Monday, 12 August 2013

Science Weighs In


A recent study reported by the National Academy of the Sciences indicated that mindfulness meditation practice “could provide a means for intervention to improve or prevent mental disorders.”   The study followed a group of people who practiced mind-body integrative meditation for four weeks while a control group only practiced relaxation techniques.  Compared to the control group the group of meditators showed a dynamic pattern of increased brain signaling in the anterior cingulate cortex, showing that the brain can be changed by meditation.  It is especially significant that these changes in the brain took place in the anterior cingulate cortex as this region of the brain is involved with mood regulation, and deficits in this region have been associated with attention deficit disorder, dementia, depression, and schizophrenia.  As brain changes took place, the participants in the meditation group did in fact report improved moods.  The control group showed no such changes.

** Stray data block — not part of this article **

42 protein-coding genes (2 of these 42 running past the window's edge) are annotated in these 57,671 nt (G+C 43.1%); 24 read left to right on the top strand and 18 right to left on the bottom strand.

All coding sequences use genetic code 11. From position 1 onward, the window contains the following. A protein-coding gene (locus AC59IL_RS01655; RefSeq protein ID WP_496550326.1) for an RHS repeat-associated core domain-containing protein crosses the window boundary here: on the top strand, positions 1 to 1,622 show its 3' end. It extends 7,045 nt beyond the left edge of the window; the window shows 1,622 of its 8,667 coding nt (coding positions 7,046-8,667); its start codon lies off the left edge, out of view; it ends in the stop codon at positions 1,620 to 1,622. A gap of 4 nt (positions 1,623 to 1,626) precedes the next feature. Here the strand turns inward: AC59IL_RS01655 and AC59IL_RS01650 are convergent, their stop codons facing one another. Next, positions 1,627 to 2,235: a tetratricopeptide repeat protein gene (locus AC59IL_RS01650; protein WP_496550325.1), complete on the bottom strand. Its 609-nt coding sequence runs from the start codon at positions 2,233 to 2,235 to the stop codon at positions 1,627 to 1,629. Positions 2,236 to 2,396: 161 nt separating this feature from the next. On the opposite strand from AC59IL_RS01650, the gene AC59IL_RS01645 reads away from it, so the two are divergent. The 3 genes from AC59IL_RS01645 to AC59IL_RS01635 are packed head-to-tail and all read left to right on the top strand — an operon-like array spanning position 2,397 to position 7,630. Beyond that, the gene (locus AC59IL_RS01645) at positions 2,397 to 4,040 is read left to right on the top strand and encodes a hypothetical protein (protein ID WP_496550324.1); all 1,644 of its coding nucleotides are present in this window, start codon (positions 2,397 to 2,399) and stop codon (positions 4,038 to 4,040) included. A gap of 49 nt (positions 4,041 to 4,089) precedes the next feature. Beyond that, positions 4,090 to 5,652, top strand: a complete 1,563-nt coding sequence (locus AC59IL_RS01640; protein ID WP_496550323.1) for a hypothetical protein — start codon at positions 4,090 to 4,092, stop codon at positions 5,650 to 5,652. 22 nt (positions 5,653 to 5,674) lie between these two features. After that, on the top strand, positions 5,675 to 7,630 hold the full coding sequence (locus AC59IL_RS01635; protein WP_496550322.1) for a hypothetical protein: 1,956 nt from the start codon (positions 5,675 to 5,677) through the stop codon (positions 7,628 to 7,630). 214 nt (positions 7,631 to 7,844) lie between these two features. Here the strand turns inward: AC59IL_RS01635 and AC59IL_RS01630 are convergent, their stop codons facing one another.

The study was conducted at the University of Oregon, repeating the techniques and verifying the results of an earlier study at the Dalian University of Technology in China.

It is important to note that the meditators practiced consistently for four weeks, twenty minutes each day.  While an MRI showed few changes in the brain after two weeks, after four weeks the changes were significant.  This illustrates how, as with many psychopharmaceuticals, brain functioning changes can occur relatively quickly but not immediately.  The study also demonstrates that the effects of meditation are more significant than mere relaxation exercises alone.  Actual changes in brain functioning do occur.  More positive moods are possible.  So if you begin a meditation practice stick with it and be consistent. Changes in mood will not be immediate but may likely follow after only a few weeks of practice.  Change your mind.  Meditate.

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